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Kenya faced with shortage of dentists

Health & Science
 Unilever Africa Personal Care Vice-President Debra Mallowah undergoes a dental checkup from Dr Andrew Wetende, Chairman Kenya Dental Association during the World Oral Health day celebrations at Kimathi Primary school. [File, Standard]

Kenya is facing an acute shortage of dentists, according to the latest data.

Statistics from the Dentists Association of Kenya (DAK) indicate that one dentist is serving over 70,000 patients against a recommendation by the World Health Organisation (WHO) of one dentist per 7,000 patients.

This came up during the Association's 39th annual scientific conference in Naivasha, Nakuru County when it emerged cases of oral diseases are on the rise due to the shortage of dentists.

During the three-day conference, county governments were challenged to employ more dentists.

DAK chairman Tim Theuri said they were pushing for the employment of more dentists terming the current situation as wanting.

"The low number of dentists is affecting efforts to deal with oral diseases which are on the rise, partly due to a change in diet," Dr Theuri said.

He added: "We are also calling for the adoption of technology as one of the ways of addressing the oral burden that has resulted from a shortage of dentists. We are working with communities to improve disease surveillance as we give them tools for a proper dental screening."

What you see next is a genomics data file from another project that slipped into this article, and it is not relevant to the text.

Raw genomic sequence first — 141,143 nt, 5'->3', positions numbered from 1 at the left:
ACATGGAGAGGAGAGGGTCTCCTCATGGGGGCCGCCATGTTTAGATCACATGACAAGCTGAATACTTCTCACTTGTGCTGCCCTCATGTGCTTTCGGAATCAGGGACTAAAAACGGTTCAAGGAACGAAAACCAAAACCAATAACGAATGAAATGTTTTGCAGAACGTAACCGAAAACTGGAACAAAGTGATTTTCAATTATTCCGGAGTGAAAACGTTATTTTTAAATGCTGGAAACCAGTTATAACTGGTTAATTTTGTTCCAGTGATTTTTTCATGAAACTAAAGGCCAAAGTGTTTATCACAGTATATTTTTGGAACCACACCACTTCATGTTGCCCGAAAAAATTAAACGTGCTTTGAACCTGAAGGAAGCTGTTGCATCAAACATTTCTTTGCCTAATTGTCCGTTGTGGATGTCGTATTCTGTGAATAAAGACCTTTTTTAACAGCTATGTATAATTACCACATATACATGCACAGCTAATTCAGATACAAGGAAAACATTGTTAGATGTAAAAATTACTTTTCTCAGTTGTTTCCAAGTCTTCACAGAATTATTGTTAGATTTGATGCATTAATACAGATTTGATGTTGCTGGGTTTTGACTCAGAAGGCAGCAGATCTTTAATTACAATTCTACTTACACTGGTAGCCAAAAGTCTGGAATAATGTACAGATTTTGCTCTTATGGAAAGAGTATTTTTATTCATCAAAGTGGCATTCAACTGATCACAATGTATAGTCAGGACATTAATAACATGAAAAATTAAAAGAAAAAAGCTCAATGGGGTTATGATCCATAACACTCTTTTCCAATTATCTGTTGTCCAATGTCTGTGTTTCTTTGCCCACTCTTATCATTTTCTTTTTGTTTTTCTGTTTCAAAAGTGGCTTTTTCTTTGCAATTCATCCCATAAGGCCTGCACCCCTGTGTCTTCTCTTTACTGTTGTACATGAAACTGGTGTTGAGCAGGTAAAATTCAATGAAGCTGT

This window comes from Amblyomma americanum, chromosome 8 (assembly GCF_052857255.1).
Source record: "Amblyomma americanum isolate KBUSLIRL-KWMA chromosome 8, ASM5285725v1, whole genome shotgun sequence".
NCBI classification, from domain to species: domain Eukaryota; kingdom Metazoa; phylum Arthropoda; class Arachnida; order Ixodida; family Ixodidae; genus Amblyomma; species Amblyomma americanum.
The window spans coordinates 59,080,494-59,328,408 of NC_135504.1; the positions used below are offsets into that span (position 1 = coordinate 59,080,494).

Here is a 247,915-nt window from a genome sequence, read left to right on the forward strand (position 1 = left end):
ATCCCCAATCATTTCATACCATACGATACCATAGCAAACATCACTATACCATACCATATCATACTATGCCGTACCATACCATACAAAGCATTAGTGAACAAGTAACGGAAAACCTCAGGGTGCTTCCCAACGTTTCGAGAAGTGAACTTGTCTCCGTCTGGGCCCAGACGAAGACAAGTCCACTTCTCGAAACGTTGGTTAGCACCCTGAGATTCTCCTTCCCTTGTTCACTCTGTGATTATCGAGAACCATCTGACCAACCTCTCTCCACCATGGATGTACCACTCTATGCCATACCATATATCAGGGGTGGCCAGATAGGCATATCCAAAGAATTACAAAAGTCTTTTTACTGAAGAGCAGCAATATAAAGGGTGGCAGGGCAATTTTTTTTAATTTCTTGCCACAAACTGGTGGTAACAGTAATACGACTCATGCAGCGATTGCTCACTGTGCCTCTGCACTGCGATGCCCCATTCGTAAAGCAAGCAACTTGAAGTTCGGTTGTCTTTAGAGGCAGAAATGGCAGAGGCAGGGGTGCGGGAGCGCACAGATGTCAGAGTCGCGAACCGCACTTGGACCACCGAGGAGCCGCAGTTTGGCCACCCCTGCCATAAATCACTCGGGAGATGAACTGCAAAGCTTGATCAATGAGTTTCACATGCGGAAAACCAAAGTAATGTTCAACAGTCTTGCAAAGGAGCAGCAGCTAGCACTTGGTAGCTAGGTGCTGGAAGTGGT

Dr Samuel Mwaura, the health CEC nominee in Nakuru, noted that the country has just 876 registered dentists.

"These are very few dentists compared to Kenya's current population," said Mwaura, who was the chief guest during the conference.

He added: "Oral healthcare is very critical. Unfortunately, the government has not invested in dentists meaning more suffering for our people."

He decried the high number of residents suffering from fluorosis (a condition that results in white or brown speckles on teeth), blaming it on the high fluoride levels in water consumed in parts of the county.

"Many people in Naivasha, Gilgil, and Bahati are suffering from fluorosis. We are calling for more research on how this condition can be reversed," said Dr Mwaura.

KDA council member Eva Njenga said the association had 793 registered dentists by the end of last year.

"Cases of dental problems are on the rise mainly due to changes in diet. But I laud the county government of Nakuru for investing in oral health," said Dr Njenga.

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